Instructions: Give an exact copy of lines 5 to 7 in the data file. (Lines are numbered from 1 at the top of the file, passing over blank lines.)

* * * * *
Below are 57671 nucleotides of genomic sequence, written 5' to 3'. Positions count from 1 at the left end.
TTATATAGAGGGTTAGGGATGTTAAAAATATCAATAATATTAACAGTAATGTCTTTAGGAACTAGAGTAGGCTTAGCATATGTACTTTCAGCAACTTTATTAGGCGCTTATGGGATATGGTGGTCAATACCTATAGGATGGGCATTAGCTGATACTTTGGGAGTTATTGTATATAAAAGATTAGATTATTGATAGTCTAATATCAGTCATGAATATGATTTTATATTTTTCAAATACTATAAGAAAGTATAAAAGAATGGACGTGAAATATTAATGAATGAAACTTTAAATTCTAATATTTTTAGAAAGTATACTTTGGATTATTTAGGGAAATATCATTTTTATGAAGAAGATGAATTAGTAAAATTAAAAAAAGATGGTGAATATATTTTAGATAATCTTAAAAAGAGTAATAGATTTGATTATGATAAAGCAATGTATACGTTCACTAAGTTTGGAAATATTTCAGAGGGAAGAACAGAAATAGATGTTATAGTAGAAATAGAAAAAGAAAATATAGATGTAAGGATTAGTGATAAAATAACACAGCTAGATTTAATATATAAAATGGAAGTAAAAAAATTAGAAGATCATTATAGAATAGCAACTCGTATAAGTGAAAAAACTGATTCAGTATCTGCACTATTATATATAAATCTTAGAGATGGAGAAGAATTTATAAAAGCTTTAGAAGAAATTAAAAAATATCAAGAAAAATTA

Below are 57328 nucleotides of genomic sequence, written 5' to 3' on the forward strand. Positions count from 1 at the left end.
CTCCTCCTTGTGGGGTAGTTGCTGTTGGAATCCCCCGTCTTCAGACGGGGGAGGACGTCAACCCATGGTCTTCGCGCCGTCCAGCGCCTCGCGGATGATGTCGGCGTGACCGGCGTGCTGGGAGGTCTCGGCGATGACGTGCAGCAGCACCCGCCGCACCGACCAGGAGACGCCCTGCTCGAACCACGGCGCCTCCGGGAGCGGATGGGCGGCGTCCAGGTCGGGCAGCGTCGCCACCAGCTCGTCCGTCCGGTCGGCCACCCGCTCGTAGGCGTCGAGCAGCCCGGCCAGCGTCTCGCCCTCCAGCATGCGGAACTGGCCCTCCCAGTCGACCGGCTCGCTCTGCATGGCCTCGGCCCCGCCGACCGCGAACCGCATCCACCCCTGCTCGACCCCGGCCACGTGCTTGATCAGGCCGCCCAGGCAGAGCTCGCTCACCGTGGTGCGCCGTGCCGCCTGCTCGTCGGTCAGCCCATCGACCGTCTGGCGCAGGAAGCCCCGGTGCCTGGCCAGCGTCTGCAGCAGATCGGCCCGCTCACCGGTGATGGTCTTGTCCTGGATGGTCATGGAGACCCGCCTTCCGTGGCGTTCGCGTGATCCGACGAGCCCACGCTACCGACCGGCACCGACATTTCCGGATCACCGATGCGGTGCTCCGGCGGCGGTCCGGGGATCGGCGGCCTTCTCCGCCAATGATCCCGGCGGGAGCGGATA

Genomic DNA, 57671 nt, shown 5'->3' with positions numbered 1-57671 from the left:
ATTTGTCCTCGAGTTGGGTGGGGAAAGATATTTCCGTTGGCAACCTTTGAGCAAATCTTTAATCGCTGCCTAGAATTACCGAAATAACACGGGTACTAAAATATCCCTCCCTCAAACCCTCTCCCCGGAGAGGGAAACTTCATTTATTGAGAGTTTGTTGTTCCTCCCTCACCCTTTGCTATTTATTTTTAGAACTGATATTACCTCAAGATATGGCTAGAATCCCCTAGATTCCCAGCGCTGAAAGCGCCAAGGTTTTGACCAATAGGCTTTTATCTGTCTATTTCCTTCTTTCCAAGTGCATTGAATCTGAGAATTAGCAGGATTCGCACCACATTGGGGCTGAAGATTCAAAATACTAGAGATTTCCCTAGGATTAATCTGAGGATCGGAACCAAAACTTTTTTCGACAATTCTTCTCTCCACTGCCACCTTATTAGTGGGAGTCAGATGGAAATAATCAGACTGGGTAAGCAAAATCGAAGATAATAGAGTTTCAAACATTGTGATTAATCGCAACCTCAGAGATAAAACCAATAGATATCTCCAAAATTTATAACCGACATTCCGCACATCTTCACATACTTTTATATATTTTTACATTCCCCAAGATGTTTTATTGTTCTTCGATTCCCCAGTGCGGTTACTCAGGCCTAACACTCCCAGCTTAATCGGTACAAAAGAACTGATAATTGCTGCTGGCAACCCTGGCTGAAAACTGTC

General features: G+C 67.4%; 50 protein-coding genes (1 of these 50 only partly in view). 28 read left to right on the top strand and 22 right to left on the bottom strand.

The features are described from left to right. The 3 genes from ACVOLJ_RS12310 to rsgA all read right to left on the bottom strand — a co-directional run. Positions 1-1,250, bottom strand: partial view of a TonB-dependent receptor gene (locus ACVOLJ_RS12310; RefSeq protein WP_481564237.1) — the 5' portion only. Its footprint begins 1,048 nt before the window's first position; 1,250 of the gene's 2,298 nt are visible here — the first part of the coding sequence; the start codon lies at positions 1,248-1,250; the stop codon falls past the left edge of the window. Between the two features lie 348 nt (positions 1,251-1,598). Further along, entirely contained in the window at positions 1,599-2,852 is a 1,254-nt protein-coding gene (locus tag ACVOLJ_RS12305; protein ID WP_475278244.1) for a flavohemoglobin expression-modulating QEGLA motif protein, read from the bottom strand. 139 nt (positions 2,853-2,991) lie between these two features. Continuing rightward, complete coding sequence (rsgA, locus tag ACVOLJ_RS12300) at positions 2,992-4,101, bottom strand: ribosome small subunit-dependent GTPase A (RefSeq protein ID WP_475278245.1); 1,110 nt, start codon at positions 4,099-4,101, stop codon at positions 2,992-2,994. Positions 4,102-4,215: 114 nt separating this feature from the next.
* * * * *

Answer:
Genomic DNA, 57671 nt, shown 5'->3' with positions numbered 1-57671 from the left:
ATTTGTCCTCGAGTTGGGTGGGGAAAGATATTTCCGTTGGCAACCTTTGAGCAAATCTTTAATCGCTGCCTAGAATTACCGAAATAACACGGGTACTAAAATATCCCTCCCTCAAACCCTCTCCCCGGAGAGGGAAACTTCATTTATTGAGAGTTTGTTGTTCCTCCCTCACCCTTTGCTATTTATTTTTAGAACTGATATTACCTCAAGATATGGCTAGAATCCCCTAGATTCCCAGCGCTGAAAGCGCCAAGGTTTTGACCAATAGGCTTTTATCTGTCTATTTCCTTCTTTCCAAGTGCATTGAATCTGAGAATTAGCAGGATTCGCACCACATTGGGGCTGAAGATTCAAAATACTAGAGATTTCCCTAGGATTAATCTGAGGATCGGAACCAAAACTTTTTTCGACAATTCTTCTCTCCACTGCCACCTTATTAGTGGGAGTCAGATGGAAATAATCAGACTGGGTAAGCAAAATCGAAGATAATAGAGTTTCAAACATTGTGATTAATCGCAACCTCAGAGATAAAACCAATAGATATCTCCAAAATTTATAACCGACATTCCGCACATCTTCACATACTTTTATATATTTTTACATTCCCCAAGATGTTTTATTGTTCTTCGATTCCCCAGTGCGGTTACTCAGGCCTAACACTCCCAGCTTAATCGGTACAAAAGAACTGATAATTGCTGCTGGCAACCCTGGCTGAAAACTGTC

General features: G+C 67.4%; 50 protein-coding genes (1 of these 50 only partly in view). 28 read left to right on the top strand and 22 right to left on the bottom strand.